After a summer off and with coach Stuart Lancaster pointedly leaving the role open, England captain and flanker Chris Robshaw is suddenly under pressure.
"It's been a very nice summer," he says. "I had about six weeks off, got away from rugby, mentally switched off. It's a very nice feeling."
It was not his idea that he retreat from the game. When his hopes of a Lions call-up to Australia were dashed, he was more than willing to represent his country on the tour of Argentina. But others thought that after a season of almost unrelenting pressure, he would benefit from the chance to recharge.
"I wanted to go, but I think you have to listen to the people around you," he says. "When you're in the bubble, you get caught up in it, moving from game to game, you're not looking at the bigger picture."
A man with an unstinting work ethic, he admits he felt a little guilty watching television footage of the Argentina tour: "You never want to miss the opportunity, you want to play every game, especially for your country."
He certainly looks it: lean, hard, muscular. But his position as captain of England appears to be under threat.
When Lancaster announced his elite player squad this week, there was no captain earmarked for the upcoming internationals. Speculation is rife that the job may go to Northampton flanker Tom Wood, who led the successful tour to Argentina.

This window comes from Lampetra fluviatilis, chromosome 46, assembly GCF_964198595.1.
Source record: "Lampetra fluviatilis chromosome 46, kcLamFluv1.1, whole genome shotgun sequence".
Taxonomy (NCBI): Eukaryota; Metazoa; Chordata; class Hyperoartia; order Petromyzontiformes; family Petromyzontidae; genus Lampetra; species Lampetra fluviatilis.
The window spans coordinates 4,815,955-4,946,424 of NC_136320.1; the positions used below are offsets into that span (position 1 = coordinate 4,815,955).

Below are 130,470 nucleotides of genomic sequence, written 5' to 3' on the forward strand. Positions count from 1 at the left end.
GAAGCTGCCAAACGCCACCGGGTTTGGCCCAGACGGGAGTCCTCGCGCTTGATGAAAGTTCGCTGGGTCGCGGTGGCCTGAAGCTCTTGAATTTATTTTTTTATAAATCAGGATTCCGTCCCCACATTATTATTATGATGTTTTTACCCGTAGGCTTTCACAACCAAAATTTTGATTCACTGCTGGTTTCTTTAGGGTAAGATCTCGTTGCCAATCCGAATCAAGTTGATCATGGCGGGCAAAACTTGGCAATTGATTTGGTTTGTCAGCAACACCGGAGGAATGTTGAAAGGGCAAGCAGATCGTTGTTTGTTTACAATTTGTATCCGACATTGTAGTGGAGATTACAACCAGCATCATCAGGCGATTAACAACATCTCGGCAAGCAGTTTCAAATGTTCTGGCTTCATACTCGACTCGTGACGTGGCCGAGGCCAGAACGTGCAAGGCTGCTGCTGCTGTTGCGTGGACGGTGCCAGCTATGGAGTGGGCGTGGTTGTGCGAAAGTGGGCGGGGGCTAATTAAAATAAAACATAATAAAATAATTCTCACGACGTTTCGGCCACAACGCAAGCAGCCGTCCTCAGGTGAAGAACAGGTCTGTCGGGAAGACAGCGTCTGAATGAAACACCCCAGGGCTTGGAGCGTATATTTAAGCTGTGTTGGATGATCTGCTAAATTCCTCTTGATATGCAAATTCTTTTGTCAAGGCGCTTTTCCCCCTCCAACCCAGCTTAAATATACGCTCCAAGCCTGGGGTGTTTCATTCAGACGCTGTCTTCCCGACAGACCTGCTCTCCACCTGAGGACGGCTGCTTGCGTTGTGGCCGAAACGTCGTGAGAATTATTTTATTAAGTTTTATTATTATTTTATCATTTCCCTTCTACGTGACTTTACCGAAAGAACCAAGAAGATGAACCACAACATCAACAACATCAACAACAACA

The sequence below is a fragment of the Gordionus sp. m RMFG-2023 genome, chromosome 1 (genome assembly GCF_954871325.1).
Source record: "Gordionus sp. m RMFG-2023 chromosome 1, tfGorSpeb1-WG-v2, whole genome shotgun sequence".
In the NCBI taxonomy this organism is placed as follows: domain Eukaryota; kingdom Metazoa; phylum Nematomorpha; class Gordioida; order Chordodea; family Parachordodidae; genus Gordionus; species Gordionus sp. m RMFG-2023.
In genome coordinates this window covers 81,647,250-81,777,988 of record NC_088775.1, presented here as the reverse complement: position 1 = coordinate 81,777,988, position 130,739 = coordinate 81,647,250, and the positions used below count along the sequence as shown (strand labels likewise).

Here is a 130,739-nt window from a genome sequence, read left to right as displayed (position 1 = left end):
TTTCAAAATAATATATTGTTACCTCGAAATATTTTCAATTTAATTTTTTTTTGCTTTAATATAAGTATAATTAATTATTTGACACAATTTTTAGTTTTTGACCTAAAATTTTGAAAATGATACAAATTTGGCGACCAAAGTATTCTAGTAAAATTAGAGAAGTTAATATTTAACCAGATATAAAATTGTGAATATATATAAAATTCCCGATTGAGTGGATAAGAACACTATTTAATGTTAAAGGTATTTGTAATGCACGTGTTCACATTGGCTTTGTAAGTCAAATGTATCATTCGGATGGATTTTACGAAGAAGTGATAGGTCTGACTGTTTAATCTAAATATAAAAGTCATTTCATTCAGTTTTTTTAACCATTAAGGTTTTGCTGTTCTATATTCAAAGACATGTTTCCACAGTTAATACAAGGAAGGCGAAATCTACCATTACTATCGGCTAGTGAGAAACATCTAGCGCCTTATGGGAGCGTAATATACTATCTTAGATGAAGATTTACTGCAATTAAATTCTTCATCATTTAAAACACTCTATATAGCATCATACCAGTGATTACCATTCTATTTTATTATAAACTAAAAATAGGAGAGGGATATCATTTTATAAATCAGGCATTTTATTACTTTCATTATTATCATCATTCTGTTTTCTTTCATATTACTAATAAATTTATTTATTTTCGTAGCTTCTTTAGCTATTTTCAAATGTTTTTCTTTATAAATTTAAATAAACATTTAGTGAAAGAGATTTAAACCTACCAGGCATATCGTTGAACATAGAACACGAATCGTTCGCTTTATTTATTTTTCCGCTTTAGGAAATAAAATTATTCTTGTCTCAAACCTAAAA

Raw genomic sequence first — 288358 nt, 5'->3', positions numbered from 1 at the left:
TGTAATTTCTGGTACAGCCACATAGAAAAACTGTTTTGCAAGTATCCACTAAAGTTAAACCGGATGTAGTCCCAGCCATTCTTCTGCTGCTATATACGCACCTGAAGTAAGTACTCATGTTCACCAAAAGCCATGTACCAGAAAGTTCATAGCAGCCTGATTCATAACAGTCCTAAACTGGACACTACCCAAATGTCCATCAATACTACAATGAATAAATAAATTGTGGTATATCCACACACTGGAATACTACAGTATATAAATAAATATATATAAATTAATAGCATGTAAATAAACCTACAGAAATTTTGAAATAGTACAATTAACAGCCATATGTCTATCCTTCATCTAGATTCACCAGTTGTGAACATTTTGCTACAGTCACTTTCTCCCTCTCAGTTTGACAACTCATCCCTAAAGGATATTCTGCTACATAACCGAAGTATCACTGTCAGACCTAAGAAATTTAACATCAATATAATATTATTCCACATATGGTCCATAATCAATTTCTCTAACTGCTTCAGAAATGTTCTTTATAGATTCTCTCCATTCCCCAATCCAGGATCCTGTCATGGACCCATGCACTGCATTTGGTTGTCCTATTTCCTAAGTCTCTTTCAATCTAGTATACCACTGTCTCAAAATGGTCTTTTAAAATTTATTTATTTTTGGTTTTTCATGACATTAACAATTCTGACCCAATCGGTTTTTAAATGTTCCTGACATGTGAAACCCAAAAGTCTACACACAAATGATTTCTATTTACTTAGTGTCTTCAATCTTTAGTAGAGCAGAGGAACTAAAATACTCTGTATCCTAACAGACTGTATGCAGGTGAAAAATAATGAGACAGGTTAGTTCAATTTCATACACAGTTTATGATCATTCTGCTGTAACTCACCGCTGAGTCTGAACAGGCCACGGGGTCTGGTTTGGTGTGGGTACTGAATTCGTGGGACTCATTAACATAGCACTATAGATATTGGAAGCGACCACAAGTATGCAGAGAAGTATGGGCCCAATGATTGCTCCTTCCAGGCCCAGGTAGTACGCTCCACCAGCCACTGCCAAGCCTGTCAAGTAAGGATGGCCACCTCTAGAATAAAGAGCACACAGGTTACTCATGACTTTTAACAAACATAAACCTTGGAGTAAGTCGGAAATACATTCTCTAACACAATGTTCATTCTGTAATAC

But Robshaw remains more focused on getting his body right for the start of the season before he worries about the captaincy issue.
"This has been my first proper pre-season for a while. It's been nice allowing the body to recover properly, get rid of some niggles."
He says he will require all of his newly restored verve as his club Harlequins need to recover some of the ground lost last season when they failed to retain the Premiership title.
"Last season we found out what it is to be the hunted," he says. "We were the team people wanted to knock off the perch."
And, he says, it will be even tougher this season, with Bath, Gloucester and Exeter adding to the competition for the top places offered by Leicester, Saracens and Northampton. Not to mention the newly promoted Newcastle, coached by Dean Richards, who gave Robshaw his chance when at Quins.
"I'm sure he's got a few things up his sleeve," he says. "The truth is there is no longer a walkover game in Premiership. But that competitiveness is good for the game."
It is to the international game that his thoughts turn. Asked how he intends to ensure France do not pull off the trick of winning the Six Nations which they have on the last four occasions following a Lions tour, he smiles.
"We get told these random stats, but that's one that makes sense," he says. "It's about the clubs taking responsibility to make sure players are not over-used. But some of us have had plenty of rest. We'll be ready."